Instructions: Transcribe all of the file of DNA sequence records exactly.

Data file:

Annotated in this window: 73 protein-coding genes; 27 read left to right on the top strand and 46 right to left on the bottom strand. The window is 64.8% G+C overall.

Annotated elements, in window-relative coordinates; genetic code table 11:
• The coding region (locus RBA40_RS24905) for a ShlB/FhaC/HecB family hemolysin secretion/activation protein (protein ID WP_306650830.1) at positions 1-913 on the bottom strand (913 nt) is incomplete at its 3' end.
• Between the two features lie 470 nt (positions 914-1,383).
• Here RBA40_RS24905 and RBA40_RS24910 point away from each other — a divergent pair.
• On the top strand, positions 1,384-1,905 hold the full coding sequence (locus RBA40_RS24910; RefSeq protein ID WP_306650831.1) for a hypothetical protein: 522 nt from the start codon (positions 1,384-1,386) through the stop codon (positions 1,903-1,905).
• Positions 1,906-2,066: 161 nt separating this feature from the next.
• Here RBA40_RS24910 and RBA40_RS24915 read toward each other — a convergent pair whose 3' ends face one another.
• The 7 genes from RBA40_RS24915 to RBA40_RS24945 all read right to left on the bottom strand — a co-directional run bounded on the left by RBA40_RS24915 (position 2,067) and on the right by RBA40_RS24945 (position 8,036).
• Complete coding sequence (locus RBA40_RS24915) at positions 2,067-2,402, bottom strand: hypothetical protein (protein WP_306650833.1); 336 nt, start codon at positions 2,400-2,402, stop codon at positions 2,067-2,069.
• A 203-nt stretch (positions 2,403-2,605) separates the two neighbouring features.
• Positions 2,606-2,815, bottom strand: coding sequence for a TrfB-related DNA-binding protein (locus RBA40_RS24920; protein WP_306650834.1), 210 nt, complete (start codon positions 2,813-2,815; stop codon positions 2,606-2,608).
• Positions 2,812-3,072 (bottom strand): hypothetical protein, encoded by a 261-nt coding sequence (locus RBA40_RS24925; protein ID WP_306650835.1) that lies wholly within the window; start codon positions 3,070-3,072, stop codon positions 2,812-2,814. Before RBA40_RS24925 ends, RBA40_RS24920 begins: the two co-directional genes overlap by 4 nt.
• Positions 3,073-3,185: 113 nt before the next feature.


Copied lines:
Annotated in this window: 73 protein-coding genes; 27 read left to right on the top strand and 46 right to left on the bottom strand. The window is 64.8% G+C overall.

Annotated elements, in window-relative coordinates; genetic code table 11:
• The coding region (locus RBA40_RS24905) for a ShlB/FhaC/HecB family hemolysin secretion/activation protein (protein ID WP_306650830.1) at positions 1-913 on the bottom strand (913 nt) is incomplete at its 3' end.
• Between the two features lie 470 nt (positions 914-1,383).
• Here RBA40_RS24905 and RBA40_RS24910 point away from each other — a divergent pair.
• On the top strand, positions 1,384-1,905 hold the full coding sequence (locus RBA40_RS24910; RefSeq protein ID WP_306650831.1) for a hypothetical protein: 522 nt from the start codon (positions 1,384-1,386) through the stop codon (positions 1,903-1,905).
• Positions 1,906-2,066: 161 nt separating this feature from the next.
• Here RBA40_RS24910 and RBA40_RS24915 read toward each other — a convergent pair whose 3' ends face one another.
• The 7 genes from RBA40_RS24915 to RBA40_RS24945 all read right to left on the bottom strand — a co-directional run bounded on the left by RBA40_RS24915 (position 2,067) and on the right by RBA40_RS24945 (position 8,036).
• Complete coding sequence (locus RBA40_RS24915) at positions 2,067-2,402, bottom strand: hypothetical protein (protein WP_306650833.1); 336 nt, start codon at positions 2,400-2,402, stop codon at positions 2,067-2,069.
• A 203-nt stretch (positions 2,403-2,605) separates the two neighbouring features.
• Positions 2,606-2,815, bottom strand: coding sequence for a TrfB-related DNA-binding protein (locus RBA40_RS24920; protein WP_306650834.1), 210 nt, complete (start codon positions 2,813-2,815; stop codon positions 2,606-2,608).
• Positions 2,812-3,072 (bottom strand): hypothetical protein, encoded by a 261-nt coding sequence (locus RBA40_RS24925; protein ID WP_306650835.1) that lies wholly within the window; start codon positions 3,070-3,072, stop codon positions 2,812-2,814. Before RBA40_RS24925 ends, RBA40_RS24920 begins: the two co-directional genes overlap by 4 nt.
• Positions 3,073-3,185: 113 nt before the next feature.